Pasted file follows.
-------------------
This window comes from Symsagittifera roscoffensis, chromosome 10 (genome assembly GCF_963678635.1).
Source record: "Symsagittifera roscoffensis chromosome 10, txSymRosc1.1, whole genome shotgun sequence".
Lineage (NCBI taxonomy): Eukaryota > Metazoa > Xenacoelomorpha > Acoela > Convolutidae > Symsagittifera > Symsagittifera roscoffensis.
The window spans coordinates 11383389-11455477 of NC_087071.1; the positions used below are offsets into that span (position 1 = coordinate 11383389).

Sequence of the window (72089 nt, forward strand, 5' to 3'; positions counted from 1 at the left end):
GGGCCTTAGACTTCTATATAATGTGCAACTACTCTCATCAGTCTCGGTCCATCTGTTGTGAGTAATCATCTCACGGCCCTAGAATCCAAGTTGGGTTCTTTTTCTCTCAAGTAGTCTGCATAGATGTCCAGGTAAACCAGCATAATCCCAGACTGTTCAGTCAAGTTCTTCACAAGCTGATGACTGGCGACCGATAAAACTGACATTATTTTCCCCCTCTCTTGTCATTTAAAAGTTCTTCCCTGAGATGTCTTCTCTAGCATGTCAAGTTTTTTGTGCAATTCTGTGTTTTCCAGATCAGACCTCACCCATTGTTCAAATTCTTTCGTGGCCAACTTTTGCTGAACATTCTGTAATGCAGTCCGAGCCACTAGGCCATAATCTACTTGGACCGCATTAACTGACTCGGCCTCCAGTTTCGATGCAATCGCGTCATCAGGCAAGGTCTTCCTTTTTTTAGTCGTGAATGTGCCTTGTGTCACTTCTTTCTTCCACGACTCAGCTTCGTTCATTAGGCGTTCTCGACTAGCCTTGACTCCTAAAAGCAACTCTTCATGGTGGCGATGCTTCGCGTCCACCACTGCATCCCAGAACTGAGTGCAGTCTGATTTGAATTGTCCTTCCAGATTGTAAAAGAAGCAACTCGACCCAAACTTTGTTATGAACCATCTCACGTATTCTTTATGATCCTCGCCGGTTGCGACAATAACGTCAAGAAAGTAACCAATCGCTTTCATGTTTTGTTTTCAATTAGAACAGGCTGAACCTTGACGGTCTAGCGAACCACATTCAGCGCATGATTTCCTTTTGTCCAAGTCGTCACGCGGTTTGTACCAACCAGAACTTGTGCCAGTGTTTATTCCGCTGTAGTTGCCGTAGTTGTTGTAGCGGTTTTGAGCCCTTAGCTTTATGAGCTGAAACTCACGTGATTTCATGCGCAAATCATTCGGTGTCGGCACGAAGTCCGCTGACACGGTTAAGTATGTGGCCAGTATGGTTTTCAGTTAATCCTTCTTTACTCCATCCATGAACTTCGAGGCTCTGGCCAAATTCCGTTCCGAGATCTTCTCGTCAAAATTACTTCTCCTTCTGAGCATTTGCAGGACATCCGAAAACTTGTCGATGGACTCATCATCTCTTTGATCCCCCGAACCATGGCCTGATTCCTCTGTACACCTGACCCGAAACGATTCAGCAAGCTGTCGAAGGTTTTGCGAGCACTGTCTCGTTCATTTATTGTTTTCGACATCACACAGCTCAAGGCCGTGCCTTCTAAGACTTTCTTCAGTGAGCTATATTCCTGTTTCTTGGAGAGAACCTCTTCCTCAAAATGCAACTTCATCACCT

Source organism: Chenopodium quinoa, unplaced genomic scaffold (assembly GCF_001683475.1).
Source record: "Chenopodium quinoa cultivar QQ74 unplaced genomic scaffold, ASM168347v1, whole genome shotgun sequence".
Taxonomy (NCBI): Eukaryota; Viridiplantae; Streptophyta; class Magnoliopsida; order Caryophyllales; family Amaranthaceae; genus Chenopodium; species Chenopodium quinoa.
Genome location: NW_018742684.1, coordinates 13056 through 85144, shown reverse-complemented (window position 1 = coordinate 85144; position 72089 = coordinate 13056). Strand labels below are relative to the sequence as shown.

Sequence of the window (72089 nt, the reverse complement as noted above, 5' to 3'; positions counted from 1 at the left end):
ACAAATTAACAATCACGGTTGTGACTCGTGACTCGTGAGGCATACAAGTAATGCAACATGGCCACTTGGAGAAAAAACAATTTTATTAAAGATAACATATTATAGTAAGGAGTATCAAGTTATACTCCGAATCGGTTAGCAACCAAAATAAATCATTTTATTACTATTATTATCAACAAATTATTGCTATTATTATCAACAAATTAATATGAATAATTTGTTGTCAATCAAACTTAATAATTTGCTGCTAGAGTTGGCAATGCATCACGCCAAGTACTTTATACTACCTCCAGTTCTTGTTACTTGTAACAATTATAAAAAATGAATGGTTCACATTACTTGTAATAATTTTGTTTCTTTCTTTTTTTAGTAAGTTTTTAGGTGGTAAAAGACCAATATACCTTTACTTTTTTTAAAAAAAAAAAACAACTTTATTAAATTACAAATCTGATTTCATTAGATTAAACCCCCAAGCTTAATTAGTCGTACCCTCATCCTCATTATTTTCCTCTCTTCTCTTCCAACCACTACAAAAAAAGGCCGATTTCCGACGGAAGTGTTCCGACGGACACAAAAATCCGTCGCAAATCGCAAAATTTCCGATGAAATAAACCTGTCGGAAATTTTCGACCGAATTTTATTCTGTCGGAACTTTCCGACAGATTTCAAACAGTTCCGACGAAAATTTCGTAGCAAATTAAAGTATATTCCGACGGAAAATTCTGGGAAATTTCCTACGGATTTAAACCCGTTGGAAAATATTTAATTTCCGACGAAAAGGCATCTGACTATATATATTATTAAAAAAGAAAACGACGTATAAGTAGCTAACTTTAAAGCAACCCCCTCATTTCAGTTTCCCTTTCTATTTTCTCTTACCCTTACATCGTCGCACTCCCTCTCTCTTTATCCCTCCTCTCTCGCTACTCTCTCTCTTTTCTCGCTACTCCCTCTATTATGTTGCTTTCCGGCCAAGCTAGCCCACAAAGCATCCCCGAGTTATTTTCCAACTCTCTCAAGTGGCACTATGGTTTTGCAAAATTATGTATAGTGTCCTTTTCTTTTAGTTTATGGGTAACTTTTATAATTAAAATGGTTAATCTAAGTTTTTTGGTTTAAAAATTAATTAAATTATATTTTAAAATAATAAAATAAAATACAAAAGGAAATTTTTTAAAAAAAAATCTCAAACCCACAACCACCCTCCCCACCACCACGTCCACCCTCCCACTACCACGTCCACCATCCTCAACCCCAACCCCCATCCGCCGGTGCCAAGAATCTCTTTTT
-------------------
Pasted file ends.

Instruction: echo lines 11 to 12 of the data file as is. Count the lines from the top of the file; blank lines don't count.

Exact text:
Sequence of the window (72089 nt, the reverse complement as noted above, 5' to 3'; positions counted from 1 at the left end):
ACAAATTAACAATCACGGTTGTGACTCGTGACTCGTGAGGCATACAAGTAATGCAACATGGCCACTTGGAGAAAAAACAATTTTATTAAAGATAACATATTATAGTAAGGAGTATCAAGTTATACTCCGAATCGGTTAGCAACCAAAATAAATCATTTTATTACTATTATTATCAACAAATTATTGCTATTATTATCAACAAATTAATATGAATAATTTGTTGTCAATCAAACTTAATAATTTGCTGCTAGAGTTGGCAATGCATCACGCCAAGTACTTTATACTACCTCCAGTTCTTGTTACTTGTAACAATTATAAAAAATGAATGGTTCACATTACTTGTAATAATTTTGTTTCTTTCTTTTTTTAGTAAGTTTTTAGGTGGTAAAAGACCAATATACCTTTACTTTTTTTAAAAAAAAAAAACAACTTTATTAAATTACAAATCTGATTTCATTAGATTAAACCCCCAAGCTTAATTAGTCGTACCCTCATCCTCATTATTTTCCTCTCTTCTCTTCCAACCACTACAAAAAAAGGCCGATTTCCGACGGAAGTGTTCCGACGGACACAAAAATCCGTCGCAAATCGCAAAATTTCCGATGAAATAAACCTGTCGGAAATTTTCGACCGAATTTTATTCTGTCGGAACTTTCCGACAGATTTCAAACAGTTCCGACGAAAATTTCGTAGCAAATTAAAGTATATTCCGACGGAAAATTCTGGGAAATTTCCTACGGATTTAAACCCGTTGGAAAATATTTAATTTCCGACGAAAAGGCATCTGACTATATATATTATTAAAAAAGAAAACGACGTATAAGTAGCTAACTTTAAAGCAACCCCCTCATTTCAGTTTCCCTTTCTATTTTCTCTTACCCTTACATCGTCGCACTCCCTCTCTCTTTATCCCTCCTCTCTCGCTACTCTCTCTCTTTTCTCGCTACTCCCTCTATTATGTTGCTTTCCGGCCAAGCTAGCCCACAAAGCATCCCCGAGTTATTTTCCAACTCTCTCAAGTGGCACTATGGTTTTGCAAAATTATGTATAGTGTCCTTTTCTTTTAGTTTATGGGTAACTTTTATAATTAAAATGGTTAATCTAAGTTTTTTGGTTTAAAAATTAATTAAATTATATTTTAAAATAATAAAATAAAATACAAAAGGAAATTTTTTAAAAAAAAATCTCAAACCCACAACCACCCTCCCCACCACCACGTCCACCCTCCCACTACCACGTCCACCATCCTCAACCCCAACCCCCATCCGCCGGTGCCAAGAATCTCTTTTT